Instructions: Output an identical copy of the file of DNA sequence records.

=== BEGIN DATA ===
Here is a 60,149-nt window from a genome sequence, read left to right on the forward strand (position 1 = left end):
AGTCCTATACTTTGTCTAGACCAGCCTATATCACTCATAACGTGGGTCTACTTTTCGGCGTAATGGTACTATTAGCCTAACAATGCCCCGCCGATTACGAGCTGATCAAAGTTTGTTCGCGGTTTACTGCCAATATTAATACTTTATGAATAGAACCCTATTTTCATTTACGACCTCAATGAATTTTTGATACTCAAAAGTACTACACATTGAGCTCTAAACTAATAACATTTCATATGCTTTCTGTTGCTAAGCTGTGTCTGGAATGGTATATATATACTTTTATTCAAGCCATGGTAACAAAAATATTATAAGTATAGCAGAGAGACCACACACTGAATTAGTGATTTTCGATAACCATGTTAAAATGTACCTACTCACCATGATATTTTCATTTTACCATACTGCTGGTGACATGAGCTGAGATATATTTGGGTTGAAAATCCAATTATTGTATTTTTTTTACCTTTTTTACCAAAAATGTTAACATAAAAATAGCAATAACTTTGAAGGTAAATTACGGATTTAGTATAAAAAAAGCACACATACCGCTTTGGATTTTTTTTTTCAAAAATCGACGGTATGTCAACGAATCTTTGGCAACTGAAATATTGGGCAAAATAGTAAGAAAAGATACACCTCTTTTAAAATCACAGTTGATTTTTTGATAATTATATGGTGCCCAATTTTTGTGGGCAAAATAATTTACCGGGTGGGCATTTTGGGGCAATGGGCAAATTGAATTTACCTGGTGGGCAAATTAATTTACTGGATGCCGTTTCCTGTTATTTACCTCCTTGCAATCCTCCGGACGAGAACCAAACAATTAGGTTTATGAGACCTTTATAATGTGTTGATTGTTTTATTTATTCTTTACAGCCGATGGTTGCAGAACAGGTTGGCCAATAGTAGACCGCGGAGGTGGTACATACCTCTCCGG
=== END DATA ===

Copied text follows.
Here is a 60,149-nt window from a genome sequence, read left to right on the forward strand (position 1 = left end):
AGTCCTATACTTTGTCTAGACCAGCCTATATCACTCATAACGTGGGTCTACTTTTCGGCGTAATGGTACTATTAGCCTAACAATGCCCCGCCGATTACGAGCTGATCAAAGTTTGTTCGCGGTTTACTGCCAATATTAATACTTTATGAATAGAACCCTATTTTCATTTACGACCTCAATGAATTTTTGATACTCAAAAGTACTACACATTGAGCTCTAAACTAATAACATTTCATATGCTTTCTGTTGCTAAGCTGTGTCTGGAATGGTATATATATACTTTTATTCAAGCCATGGTAACAAAAATATTATAAGTATAGCAGAGAGACCACACACTGAATTAGTGATTTTCGATAACCATGTTAAAATGTACCTACTCACCATGATATTTTCATTTTACCATACTGCTGGTGACATGAGCTGAGATATATTTGGGTTGAAAATCCAATTATTGTATTTTTTTTACCTTTTTTACCAAAAATGTTAACATAAAAATAGCAATAACTTTGAAGGTAAATTACGGATTTAGTATAAAAAAAGCACACATACCGCTTTGGATTTTTTTTTTCAAAAATCGACGGTATGTCAACGAATCTTTGGCAACTGAAATATTGGGCAAAATAGTAAGAAAAGATACACCTCTTTTAAAATCACAGTTGATTTTTTGATAATTATATGGTGCCCAATTTTTGTGGGCAAAATAATTTACCGGGTGGGCATTTTGGGGCAATGGGCAAATTGAATTTACCTGGTGGGCAAATTAATTTACTGGATGCCGTTTCCTGTTATTTACCTCCTTGCAATCCTCCGGACGAGAACCAAACAATTAGGTTTATGAGACCTTTATAATGTGTTGATTGTTTTATTTATTCTTTACAGCCGATGGTTGCAGAACAGGTTGGCCAATAGTAGACCGCGGAGGTGGTACATACCTCTCCGG